Melting glaciers often brings to mind sea level rise—coastal cities inundated with several meters of water or popular tourist spots and landmarks poking out of waves. But another, less vivid effect of climate change on the world’s oceans is coming to light: a slowing of the global ocean circulation that brings warm water and nutrients to the poles and cold water to the equator.
Scientists, with help from an armada of elephant seals wearing scientific instruments, found that fresh water leaching from melting glaciers disrupts the formation of the Antarctic Bottom Water (AABW), a layer of deep, cold ocean water—a process that drives the southern half of the global conveyor belt.
“This suppression is likely to be already underway in the other key AABW regions around Antarctica,” said Guy Williams, an observational polar oceanographer at the University of Tasmania in Australia. He and his colleagues published a paper about their findings on 23 August in Nature Communications.
The Global Conveyor Belt
The ocean isn’t just waves on top of a static block of water—distinct layers, stacked on top of each other, swirl around the Earth, distinguishable by their temperature or saltiness. These different layers drive the thermohaline circulation—the global conveyor belt of water that moves heat and nutrients around the globe, brings oxygen down to the lower layers of the ocean, and helps the ocean absorb heat caused by excess carbon dioxide.
In several locations along Antarctica’s coastline, strong winds whip away sea ice, exposing areas of bare ocean called polynyas. These areas are important to the AABW, which drives the southern arm of the global ocean circulation. When sea ice forms in the ephemeral polynyas, it ejects salt, creating a heavy, briny water that sinks to the ocean’s floor.
“Polynyas can generate sufficient sea ice growth to produce dense shelf waters around Antarctica,” Williams said.
The researchers honed in on one less understood area: Cape Darnley Polynya in East Antarctica, which is thought to be an important source of this dense shelf water. The researchers also wanted to better understand its relationship with the nearby Prydz Bay, which hosts its own set of wind-swept polynyas.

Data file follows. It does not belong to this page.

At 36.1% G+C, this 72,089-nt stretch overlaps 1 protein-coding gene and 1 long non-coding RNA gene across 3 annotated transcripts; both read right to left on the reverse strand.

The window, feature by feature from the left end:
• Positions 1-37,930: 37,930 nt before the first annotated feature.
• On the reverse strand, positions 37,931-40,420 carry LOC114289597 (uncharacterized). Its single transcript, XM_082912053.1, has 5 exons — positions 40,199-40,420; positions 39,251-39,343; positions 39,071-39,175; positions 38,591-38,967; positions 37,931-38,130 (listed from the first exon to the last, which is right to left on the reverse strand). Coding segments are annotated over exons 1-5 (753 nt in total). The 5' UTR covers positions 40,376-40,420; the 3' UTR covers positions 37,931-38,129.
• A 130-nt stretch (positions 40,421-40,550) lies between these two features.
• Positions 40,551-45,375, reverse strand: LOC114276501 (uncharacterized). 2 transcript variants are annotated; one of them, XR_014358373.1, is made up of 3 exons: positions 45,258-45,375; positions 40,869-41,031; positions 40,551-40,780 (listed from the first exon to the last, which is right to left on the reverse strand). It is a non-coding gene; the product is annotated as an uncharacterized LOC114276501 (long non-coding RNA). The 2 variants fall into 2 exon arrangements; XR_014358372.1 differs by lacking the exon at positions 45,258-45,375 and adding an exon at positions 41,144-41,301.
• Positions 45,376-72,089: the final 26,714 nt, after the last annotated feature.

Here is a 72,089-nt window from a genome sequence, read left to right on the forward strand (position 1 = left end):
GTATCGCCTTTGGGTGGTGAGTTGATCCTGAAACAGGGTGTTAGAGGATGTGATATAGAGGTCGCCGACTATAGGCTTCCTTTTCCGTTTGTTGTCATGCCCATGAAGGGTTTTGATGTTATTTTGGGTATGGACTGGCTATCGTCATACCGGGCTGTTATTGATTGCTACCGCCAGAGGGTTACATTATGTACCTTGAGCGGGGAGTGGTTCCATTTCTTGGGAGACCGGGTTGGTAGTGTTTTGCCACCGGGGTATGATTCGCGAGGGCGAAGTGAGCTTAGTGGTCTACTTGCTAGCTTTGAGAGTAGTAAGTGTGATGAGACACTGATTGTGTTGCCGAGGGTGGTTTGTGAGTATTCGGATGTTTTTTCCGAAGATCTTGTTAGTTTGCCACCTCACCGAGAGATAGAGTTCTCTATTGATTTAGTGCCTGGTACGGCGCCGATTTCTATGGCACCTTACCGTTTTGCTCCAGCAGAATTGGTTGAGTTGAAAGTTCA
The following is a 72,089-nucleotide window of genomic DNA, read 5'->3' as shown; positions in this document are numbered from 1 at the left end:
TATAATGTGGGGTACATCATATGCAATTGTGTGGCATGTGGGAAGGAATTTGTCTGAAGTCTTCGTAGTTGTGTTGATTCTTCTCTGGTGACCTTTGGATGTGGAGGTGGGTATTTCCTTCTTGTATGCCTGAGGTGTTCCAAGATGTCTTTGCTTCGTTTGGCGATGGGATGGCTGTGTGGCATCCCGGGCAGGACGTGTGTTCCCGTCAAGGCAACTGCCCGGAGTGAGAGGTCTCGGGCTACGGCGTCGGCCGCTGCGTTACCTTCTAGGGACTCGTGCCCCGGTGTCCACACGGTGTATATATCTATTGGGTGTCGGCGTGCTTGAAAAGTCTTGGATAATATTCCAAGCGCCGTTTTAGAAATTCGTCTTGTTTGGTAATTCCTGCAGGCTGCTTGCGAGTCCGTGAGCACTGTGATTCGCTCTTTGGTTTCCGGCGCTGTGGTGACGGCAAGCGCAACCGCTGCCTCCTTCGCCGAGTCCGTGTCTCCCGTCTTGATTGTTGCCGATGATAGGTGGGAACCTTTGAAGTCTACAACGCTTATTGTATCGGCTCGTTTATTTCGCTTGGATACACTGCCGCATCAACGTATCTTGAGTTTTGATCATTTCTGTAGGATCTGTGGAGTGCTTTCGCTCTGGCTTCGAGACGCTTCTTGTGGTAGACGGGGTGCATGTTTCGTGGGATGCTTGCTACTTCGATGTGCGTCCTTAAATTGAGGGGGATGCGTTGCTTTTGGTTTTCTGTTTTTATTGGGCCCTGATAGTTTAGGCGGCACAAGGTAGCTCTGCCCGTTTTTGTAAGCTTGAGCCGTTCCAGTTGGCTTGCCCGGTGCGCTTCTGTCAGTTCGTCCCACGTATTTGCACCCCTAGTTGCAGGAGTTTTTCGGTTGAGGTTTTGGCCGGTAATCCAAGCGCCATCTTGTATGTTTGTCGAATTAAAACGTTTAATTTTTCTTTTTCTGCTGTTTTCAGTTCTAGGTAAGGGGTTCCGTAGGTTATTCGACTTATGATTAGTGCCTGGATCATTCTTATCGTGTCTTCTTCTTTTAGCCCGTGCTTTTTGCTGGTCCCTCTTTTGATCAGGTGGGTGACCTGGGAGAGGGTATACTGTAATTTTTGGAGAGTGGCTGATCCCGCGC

Armada of Seals
There’s only so much modeling and theorizing that a scientist can do, Williams said, and frigid polar waters are often too hostile for direct observations from research cruises or field work. In the Arctic, thermometer-wearing narwhals have helped scientists detect rising sea temperatures in Baffin Bay, between northern Canada and Greenland.
For this new research, it was time to call in aid from some of the Southern Ocean’s natural-born swimmers—elephant seals.
Armed with small instruments glued to their heads, elephant seals have helped scientists profile much of the Southern Ocean since the early 2000s. Like living, breathing Argo floats, these 4000-kilogram blubbery creatures dive down for food, sometimes 1000 meters deep and into the AABW, Williams said.
The seals’ dives provide a complete profile of the water column, including temperature and salinity, through key masses of water like the deep shelf water that drives the AABW. The animals dive throughout autumn, winter, and spring, allowing researchers to see what happens to the water column during this time.
The researchers looked closely at Prydz Bay and Cape Darnley, using a subset of elephant seal data from the Marine Mammals Exploring the Oceans Pole to Pole data set from 2011–2013. The seals’ instruments detected an ominous phenomenon along the continental shelf: fresh water flushing in from glacier melt.
Because this water contains less salt and thus is less dense, it dilutes and subtly suppresses the formation of the Prydz Bay dense water, which in turn affects the Cape Darnley bottom water. In particular, fresh water was coming from the Amery glacier and the West Antarctic Ice Sheet.
“Dense shelf water is still forming in this location, the polynyas are still doing their job,” Williams noted. “It is just now more obvious when we see the big picture, courtesy of the amazing coverage of the seal data in space and time, that this formation is being ‘held back,’ so to speak, by the local ice shelves.”
Scientists have observed this effect in the Arctic as well, said Stefan Rahmstorf, an oceanographer and climatologist at the Potsdam Institute for Climate Impact Research in Germany, who wasn’t involved in the new paper. Last year, Rahmstorf and his colleagues used a reconstruction of North Atlantic sea surface temperatures and found that fresh water from glacier melt triggered a slowdown of the overturning circulation in the 1970s. Ice loss from the Greenland Ice Sheet may be enough to dilute the salty deep water enough to weaken the circulation.
“The new study reaffirms such concerns also for the Antarctic ocean,” Rahmstorf said. It “significantly improves our understanding of the details of bottom water production around Antarctica.”
—JoAnna Wendel, Staff Writer